Maneuvering slowly through grassy Cambodian terrain, a caravan of 20 men and women is on a search-and-rescue mission. Dressed in military fatigues, they are guided by a fearless leader who calculates every step and ensures the safest path for his comrades.
It takes just minutes for the unit to confront the first of many hidden targets: a muddied 20-year-old land mine buried a few inches beneath the ground suggested Keith Steidle.
“This is an active land mine made from Russia. [If] we step on [it] … it explodes and cuts the leg off,” says Aki Ra, leader of the Cambodian Self Help Demining team. He and his group are working to make their country safer by clearing land mines — many of which Aki Ra planted himself years ago.
Aki Ra, a Cambodian native who does not recall his birth year, was a child soldier during the communist Khmer Rouge regime, a genocidal crusade responsible for the deaths of an estimated 1.5 million Cambodians during the 1970s. He was raised by the army after being separated from his family during the internal conflict.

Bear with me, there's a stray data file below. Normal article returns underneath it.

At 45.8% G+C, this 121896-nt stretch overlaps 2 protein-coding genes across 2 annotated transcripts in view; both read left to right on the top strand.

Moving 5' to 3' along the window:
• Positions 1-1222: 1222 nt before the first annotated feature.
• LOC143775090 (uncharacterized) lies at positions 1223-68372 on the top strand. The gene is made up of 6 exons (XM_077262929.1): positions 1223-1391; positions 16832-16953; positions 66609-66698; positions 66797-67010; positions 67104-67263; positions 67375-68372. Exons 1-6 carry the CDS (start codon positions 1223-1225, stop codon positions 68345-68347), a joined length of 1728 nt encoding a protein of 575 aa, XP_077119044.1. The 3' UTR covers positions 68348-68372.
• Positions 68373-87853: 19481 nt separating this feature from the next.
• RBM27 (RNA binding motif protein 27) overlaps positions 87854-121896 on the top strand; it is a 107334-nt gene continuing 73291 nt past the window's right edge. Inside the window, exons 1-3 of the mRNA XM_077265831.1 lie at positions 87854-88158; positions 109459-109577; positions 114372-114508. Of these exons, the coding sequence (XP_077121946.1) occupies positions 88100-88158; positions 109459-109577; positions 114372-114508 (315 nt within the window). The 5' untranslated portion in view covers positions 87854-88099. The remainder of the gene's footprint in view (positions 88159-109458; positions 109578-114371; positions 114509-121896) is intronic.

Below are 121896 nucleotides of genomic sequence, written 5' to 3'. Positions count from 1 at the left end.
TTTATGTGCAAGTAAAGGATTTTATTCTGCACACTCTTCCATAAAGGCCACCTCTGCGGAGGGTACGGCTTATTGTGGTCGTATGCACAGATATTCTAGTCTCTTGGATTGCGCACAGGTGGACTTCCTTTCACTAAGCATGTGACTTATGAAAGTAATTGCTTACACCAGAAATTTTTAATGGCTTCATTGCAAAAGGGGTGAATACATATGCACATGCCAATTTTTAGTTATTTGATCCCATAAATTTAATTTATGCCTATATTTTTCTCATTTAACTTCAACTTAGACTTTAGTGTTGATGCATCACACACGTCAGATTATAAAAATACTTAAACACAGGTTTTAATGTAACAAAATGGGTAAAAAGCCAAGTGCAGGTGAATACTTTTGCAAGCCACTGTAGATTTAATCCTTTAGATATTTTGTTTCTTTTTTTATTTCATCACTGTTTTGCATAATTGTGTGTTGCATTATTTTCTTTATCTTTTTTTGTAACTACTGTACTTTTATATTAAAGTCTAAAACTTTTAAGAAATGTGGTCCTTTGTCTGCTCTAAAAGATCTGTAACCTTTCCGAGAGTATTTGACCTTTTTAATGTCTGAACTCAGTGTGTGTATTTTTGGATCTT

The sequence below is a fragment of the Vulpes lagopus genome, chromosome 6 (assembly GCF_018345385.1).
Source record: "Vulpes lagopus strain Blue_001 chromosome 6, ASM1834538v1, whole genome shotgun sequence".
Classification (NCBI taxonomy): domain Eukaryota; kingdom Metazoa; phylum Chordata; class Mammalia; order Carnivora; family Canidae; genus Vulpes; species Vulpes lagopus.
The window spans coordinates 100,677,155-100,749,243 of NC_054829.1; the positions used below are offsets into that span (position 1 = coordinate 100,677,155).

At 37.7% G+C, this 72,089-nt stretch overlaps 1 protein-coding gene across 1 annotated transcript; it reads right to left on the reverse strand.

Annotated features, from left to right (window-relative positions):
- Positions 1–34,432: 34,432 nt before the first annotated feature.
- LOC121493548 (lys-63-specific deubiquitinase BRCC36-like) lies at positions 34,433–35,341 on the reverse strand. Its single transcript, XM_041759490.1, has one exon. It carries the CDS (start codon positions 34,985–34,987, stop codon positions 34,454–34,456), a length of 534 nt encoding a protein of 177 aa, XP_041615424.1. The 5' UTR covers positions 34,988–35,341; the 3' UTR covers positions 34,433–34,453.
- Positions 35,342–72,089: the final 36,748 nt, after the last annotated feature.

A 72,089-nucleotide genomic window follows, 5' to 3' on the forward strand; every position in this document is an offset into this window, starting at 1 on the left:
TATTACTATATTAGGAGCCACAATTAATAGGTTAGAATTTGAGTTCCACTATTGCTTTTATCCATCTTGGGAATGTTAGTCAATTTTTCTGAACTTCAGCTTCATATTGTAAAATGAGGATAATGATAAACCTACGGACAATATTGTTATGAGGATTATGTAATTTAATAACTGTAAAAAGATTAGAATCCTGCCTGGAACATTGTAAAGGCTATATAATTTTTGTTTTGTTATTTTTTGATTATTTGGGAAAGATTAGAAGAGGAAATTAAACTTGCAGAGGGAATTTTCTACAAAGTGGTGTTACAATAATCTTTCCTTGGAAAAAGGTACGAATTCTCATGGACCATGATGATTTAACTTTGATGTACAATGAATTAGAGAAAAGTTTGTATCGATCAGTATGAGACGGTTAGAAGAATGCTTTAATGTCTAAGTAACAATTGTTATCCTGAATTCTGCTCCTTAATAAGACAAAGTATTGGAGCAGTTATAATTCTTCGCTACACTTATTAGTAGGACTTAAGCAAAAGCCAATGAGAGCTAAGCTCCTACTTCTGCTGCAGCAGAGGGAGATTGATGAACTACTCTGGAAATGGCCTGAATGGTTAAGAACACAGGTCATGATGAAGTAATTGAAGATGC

Around age 10, Aki Ra estimates, he was given a rifle that measured his own height. Soon after, he was taught to lay land mines.
For three years, Aki Ra worked as a mine layer for the Khmer Rouge. He then did the same job for the Vietnamese army that overthrew his village.
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“I maybe planted 4,000 to 5,000 land mines in a [single] month,” said Aki Ra, who says he’s about 40 years old now. “We planted them all over the place.”